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Six Major Happenings in 2022 in the Maritime Industry

Six Major Happenings in 2022 in the Maritime Industry - EEUU

Without a doubt, 2022 was an eventful year in the Maritime Industry. In this article, we will take a look back at the six main stories that dominated the headlines over the past 12 months. 

1. Tanker Market Boom

While 2021 had not been a good year for the tanker sector, things improved by the end of October 2022. Because of the impact on global oil trade and prices triggered by Russia’s invasion of Ukraine, charter hires reached very high levels on the back of longer voyages for crude oil and for refined products as well as small and large gas carriers.

2. The War in Ukraine

The tanker market boom was mainly the result of the war in Ukraine as it had a direct impact on shipping. However, the invasion of Ukraine also caused thousands of seafarers to become stranded at Ukrainian ports which gradually became blockaded, leading to a crisis in global food markets and prices as Ukraine is the major exporter of wheat and grain. An international corridor for grain exports from Ukraine, along with a humanitarian corridor, was set up and running in July.

3. P&O Ferries Mass Firing

Peter Hebblethwaite, the CEO of P&O Ferries, was a name unfamiliar to most people, but he quickly was branded Britain’s most hated boss on account of the mass firings (over Zoom and without warning) of 800 seafarers on March 17.

P&O Ferries’ ambitious plan was to have its fleet back in service with agency crew within ten days of the mass firings. Nonetheless, things did not go according to plan, and the company was still struggling to have all its vessels back into service by the end of May. All ten ships required inspection after P&O Ferries fired 800 of its seafarers.

Eventually, the fleet went back into service, but Peter Hebblethwaite was voted the world’s worst boss by the International Trade Union Confederation.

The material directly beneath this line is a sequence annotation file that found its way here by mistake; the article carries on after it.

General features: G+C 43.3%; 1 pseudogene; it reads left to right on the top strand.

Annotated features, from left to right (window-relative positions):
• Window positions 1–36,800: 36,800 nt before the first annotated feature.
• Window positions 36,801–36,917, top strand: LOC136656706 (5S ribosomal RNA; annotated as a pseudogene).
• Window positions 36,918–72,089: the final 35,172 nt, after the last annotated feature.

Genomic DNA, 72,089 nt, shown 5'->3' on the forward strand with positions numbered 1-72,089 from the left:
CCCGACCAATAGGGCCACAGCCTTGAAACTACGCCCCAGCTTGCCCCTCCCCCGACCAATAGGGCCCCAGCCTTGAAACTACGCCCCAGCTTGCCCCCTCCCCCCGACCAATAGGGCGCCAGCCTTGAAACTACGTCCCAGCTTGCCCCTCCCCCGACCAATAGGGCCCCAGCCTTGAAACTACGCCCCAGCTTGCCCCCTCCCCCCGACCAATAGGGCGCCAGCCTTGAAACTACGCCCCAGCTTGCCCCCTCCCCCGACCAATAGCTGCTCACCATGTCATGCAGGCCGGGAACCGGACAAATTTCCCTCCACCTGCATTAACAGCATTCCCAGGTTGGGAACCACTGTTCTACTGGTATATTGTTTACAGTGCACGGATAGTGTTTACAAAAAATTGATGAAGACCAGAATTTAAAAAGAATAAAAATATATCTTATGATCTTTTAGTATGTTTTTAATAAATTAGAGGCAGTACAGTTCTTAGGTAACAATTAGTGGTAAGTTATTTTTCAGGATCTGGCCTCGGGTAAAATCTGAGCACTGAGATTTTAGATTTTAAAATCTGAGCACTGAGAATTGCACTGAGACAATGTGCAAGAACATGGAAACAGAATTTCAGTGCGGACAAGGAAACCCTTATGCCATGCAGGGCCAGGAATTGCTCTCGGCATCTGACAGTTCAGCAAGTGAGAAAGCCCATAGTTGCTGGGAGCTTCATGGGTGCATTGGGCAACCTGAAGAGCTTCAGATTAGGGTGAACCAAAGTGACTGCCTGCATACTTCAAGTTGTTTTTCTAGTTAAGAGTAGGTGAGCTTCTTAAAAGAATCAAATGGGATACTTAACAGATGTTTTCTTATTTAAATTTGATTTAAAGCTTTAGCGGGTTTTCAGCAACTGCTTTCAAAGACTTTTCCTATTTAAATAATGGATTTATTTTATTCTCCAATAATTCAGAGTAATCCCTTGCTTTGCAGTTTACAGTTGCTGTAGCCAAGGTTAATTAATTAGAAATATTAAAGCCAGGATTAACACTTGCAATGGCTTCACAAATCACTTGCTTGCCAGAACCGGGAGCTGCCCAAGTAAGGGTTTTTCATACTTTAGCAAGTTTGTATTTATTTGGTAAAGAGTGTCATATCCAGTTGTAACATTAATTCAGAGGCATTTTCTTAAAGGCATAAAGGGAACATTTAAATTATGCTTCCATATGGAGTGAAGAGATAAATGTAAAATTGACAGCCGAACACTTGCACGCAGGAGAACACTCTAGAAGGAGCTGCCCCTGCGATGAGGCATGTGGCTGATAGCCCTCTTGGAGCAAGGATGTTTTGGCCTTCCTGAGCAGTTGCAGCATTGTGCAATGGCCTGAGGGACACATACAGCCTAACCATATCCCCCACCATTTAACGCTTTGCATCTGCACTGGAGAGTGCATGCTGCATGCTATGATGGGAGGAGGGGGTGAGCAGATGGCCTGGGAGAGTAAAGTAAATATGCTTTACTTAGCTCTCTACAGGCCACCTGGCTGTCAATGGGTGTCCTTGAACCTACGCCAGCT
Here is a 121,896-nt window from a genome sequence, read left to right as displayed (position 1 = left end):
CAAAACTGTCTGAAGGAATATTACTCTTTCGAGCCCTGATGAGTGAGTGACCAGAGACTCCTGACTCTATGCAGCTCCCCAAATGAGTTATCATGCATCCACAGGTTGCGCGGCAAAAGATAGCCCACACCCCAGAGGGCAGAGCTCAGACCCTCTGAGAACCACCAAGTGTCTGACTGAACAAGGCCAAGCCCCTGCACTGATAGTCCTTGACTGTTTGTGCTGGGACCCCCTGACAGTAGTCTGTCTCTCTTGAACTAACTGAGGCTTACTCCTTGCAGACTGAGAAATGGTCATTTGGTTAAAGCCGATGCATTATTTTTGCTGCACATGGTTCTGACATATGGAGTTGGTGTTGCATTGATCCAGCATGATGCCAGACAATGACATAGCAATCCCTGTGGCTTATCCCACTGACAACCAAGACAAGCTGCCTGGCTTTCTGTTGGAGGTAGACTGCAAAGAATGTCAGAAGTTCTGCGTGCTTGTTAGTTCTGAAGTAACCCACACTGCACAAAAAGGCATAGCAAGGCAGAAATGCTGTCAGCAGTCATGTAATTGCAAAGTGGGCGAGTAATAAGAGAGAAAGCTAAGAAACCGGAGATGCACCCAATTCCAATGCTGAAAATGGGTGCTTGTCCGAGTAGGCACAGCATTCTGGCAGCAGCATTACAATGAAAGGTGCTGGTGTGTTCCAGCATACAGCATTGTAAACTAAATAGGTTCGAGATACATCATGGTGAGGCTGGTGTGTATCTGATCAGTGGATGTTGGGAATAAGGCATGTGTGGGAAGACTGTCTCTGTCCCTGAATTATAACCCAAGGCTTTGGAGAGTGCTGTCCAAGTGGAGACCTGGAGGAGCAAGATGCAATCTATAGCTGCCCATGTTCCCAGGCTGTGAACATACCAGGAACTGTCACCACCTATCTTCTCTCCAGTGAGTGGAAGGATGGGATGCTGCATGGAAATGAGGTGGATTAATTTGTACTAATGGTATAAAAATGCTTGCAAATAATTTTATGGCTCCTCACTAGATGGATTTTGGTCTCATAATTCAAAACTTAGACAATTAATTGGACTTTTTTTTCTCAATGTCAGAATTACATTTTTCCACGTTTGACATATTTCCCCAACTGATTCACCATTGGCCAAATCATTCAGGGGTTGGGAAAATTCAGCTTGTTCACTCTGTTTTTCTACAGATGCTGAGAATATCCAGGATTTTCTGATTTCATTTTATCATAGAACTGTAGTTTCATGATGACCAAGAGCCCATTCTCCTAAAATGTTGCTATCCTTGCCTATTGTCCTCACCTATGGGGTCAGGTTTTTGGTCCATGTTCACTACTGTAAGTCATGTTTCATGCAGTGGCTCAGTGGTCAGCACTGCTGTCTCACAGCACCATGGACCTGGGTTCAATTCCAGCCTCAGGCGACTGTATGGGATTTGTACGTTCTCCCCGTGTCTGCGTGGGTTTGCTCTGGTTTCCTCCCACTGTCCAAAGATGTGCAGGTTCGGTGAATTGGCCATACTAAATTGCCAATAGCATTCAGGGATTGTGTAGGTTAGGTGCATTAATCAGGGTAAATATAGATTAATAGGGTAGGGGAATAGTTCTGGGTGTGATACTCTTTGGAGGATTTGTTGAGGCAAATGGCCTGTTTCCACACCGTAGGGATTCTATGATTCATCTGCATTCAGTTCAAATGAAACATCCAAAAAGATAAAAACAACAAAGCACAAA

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4. Container Shipping Super-Profits and Falling Spot Rates

Container freight rates have steadily returned to pre-pandemic levels with spot rate showing consistent declines, which do not necessarily translate into losses for carriers. Quite the contrary, shipping lines have recorded profits for 2022. The forecast for the 2022 full-year net profits for liner shipping was set to reach $223 billion. This means 50.6 percent above the $148 billion posted in 2021.

European and Japanese Researchers Seek Cheaper Green Methanol

5. European and Japanese Researchers Seek Cheaper Green Methanol

Ten European and Japanese organizations began working on the Laurelin project, aimed at decreasing the large amounts of electricity and cost requirements needed to turn carbon dioxide (CO2) into methanol. The plan is to significantly reduce carbon intensity by using renewable energy to power the hydrogenation process. The result is green methanol, which is one of the frontrunners among the future fuels of the maritime industry.

6. The Return of Live Events

2022 marked the return of in-person events with conferences, exhibitions, seminars, and cocktail parties although many of them still had certain COVID restrictions. One event that made a strong comeback was Posidonia, an international shipping exhibition held in Greece every two years, as it was full with visitors from all around the world. Similarly, the return of the large SMM event in Hamburg, an international trade fair for shipbuilding, machinery and marine technology, took place in September and focused on the topic of decarbonization, the process of reducing carbon dioxide emissions.

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